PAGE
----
In an interview with Pulse Business after the group released a statement early Monday, Executive Director of CCPPS, Anthony Morrison challenged claims being made by the Ghana Private Transport Union that the fare increments are due to hikes in major inputs in the cost of transport service providers.
The GPRTU have sided hikes in the cost of lubricants, insurance, spare parts, road tolls, and DVLA charges.
They add that oil prices form only 15% of their cost build up and is not the main reason of the increment.
However, executive director of the Chamber of Consumer Protection and Public Safety says the GPRTU is merely being deceptive and disingineous.
" The GPRTU is merely throwing dust into the eyes of Ghanaians. Were they not the same people who said in July 2015, that the fuel prices constituted 70 percent of their cost build up? Why are they claiming it makes up only 15% of their buildup today"
Mr. Anthony Morrison also challenged the claims of increments in the cost of the other inputs mentioned by the GPRTU.
Prices of spare parts and
According to Mr. Morrison, the relative stability of the local currency against major currencies in the past four months means that the claims of increments in the prices of spare parts and lubricants cannot be true.
" When we even take the same inputs they are talking about, we realize that the stabilisation of the Ghana Cedi over the past four months has ensured a relative stability in the prices of spare parts and the lubricants they are talking about." he said.
Maintenance and repair costs due to bad roads
The GPRTU also say transport owners and drivers have had to frequent the garage owing to the bad nature of the nation's roads.
Again, Mr. Morrison challenged the claim, saying, " Statistics show that government has spent more money repairing and improving the state of the country's roads. So it cannot be true that owners are spending more on repairs due to bad roads."
Cost of Insurance
In 2015, insurance companies increased third- payment vehicle insurance by close to 300 percent. The GPRTU cited this as one of the main cause of their 15% hike in transport fares.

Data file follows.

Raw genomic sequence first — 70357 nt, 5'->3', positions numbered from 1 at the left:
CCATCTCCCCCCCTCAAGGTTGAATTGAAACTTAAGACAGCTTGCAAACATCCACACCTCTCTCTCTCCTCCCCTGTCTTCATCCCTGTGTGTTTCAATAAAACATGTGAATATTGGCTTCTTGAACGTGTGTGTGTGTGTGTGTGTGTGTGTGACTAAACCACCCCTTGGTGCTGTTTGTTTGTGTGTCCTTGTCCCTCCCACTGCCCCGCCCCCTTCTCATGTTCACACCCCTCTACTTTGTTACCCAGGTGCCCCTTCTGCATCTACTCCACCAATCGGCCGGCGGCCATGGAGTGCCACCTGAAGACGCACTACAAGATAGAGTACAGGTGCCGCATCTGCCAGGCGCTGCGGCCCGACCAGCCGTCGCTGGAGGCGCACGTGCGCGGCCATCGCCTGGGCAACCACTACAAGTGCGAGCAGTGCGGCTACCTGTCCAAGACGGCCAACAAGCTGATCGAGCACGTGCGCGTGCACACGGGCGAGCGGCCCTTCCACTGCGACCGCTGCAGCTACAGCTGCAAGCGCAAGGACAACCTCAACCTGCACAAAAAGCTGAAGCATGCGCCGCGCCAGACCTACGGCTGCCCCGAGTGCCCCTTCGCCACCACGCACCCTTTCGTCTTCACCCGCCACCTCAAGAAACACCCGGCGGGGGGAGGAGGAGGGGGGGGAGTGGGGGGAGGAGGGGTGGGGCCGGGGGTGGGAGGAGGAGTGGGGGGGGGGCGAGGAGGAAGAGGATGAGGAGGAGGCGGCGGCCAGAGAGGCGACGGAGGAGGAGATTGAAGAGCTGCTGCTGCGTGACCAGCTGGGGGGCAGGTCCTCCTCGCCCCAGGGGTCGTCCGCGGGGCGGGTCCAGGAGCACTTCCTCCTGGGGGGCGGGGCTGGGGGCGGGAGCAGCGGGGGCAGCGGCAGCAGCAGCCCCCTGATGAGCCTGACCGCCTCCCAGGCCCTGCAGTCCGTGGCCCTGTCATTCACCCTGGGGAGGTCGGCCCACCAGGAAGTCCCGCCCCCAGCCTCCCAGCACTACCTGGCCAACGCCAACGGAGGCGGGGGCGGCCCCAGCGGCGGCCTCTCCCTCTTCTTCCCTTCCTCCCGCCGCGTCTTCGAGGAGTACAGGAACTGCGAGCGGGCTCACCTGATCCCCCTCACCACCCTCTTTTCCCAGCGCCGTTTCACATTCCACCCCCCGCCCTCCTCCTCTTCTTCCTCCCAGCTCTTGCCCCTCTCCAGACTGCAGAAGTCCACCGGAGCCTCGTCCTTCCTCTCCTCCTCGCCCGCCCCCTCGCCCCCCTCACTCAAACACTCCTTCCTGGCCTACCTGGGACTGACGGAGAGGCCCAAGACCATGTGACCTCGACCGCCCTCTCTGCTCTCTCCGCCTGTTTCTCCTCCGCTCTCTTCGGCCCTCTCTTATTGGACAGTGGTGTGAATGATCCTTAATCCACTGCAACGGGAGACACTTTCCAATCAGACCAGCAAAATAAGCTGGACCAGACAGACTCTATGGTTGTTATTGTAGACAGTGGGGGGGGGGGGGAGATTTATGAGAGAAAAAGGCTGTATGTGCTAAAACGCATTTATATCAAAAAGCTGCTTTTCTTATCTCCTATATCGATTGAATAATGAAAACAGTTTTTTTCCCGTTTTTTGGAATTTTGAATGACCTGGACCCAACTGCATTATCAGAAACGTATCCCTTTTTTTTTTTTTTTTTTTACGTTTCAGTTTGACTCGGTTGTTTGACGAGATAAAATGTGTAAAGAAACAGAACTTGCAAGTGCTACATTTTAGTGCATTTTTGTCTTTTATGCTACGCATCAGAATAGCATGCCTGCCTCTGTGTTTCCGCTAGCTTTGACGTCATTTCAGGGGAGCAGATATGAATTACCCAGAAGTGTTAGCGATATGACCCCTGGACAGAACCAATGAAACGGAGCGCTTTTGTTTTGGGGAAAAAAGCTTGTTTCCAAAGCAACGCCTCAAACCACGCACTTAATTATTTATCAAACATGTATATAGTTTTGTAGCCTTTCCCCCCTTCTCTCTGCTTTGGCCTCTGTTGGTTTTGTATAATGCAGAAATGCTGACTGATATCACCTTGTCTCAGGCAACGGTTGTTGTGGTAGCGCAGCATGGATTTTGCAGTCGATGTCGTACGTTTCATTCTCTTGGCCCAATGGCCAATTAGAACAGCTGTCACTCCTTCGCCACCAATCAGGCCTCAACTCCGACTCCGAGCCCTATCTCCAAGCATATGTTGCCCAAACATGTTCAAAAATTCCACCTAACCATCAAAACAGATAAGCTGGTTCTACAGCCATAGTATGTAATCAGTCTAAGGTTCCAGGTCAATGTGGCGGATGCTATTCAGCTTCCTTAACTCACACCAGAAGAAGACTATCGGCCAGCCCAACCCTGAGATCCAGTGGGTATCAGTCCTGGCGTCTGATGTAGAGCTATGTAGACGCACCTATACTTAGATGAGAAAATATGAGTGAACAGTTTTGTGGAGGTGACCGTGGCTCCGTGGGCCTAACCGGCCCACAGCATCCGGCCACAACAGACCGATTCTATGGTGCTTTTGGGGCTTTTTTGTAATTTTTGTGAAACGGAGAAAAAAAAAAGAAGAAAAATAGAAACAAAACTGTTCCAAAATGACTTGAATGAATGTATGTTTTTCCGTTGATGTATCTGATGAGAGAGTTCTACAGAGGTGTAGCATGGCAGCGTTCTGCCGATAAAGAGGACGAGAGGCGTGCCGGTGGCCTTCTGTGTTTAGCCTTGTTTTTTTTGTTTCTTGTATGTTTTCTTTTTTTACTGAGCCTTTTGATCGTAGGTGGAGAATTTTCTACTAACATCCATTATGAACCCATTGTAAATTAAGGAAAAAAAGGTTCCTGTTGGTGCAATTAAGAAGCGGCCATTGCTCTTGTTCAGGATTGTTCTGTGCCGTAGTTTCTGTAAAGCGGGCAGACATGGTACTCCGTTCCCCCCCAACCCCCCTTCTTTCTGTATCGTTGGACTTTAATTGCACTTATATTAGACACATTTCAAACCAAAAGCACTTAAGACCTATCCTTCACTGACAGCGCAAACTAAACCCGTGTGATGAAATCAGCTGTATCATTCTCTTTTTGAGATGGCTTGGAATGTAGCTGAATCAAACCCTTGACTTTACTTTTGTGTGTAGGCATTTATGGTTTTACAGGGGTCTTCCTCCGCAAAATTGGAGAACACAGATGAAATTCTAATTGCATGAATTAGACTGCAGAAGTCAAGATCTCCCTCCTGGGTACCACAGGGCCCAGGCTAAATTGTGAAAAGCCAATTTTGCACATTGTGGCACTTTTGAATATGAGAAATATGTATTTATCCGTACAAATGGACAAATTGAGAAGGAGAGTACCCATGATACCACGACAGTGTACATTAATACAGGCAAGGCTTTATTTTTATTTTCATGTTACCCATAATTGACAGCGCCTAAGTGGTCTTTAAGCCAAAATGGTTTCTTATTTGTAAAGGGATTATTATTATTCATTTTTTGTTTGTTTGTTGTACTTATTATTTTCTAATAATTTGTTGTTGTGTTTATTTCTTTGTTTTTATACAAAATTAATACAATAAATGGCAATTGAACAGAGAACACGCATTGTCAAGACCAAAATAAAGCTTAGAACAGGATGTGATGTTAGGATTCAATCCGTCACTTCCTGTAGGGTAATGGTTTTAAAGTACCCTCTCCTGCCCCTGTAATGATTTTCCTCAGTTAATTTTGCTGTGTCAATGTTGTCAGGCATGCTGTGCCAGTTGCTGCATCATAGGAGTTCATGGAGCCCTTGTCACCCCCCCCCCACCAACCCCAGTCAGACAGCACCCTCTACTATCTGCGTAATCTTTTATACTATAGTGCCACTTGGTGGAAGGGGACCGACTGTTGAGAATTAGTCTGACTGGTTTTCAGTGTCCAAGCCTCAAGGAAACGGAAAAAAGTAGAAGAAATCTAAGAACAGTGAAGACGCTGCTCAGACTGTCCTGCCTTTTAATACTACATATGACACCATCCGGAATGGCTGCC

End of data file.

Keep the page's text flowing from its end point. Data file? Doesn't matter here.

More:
But the Executive Director of the Chamber of Consumer Protection and Public Safety the price of insurance must not be in the cost build up, because insurance benefits only the transport owner.
" Why must insurance cost be in the build up of transport fares? Who does it benefit, the transport owner or the passenger. Insurance is a legal requirement, that ensures that the cost that the transport owner must bare personally in times of an accident, is insured. It has nothing to do with the passenger. The passenger is not supposed to pay for that" he asserted.
The Chamber is therefore calling on the Ministry of transport to call the GPRTU to order, especially because the transport union disrespected the consultative process and imposed the price increases before the dialogue between the National Petroleum Authority the Ministry of Transport and the Transport Union itself.
Here is the full statement of the CCPPS:
The Chamber for Consumer Protection and public Safety has noted with great concern, the announcement of a 15% increase in transport fares as approved by the Ghana Road Transport Coordinating Council (GRTCC) effective today 1st February, 2016.
We are outraged by this latest increase, more because, the prices at the pump for various petroleum products are expected to see a reduction effective today 1st February, 2016.
We have taken cognisance of the fact that petrol prices went up by some 28% this year which would have warranted a commensurate increase in transport fares. However, the Chamber had equally taken note of the fact that, prices at the pump remained lower than they were in July 2015 before the increase of fare by transport operators.
The Chamber remained cognisant of the fact that, soon after the increase in transport fares in July 2015, prices of fuel kept going down consistently. This had resulted in transport operators making windfall profits. It has become a constant worry for the Chamber, the speed of light with which businesses in this country would not hesitate shifting cost to the poor consumer.
The drive and desire for profit is causing the business man to mount unbearable pressure on the already burdened Ghanaian. We are, with this statement, demanding an immediate reversal of the announced 15% increase in transport fares as we deem it unwarranted and inappropriate to the ordinary consumer.
We are convinced beyond every reasonable doubt that, should prices remain where they are, the transport operators would still make profit worthy enough to sustain their business.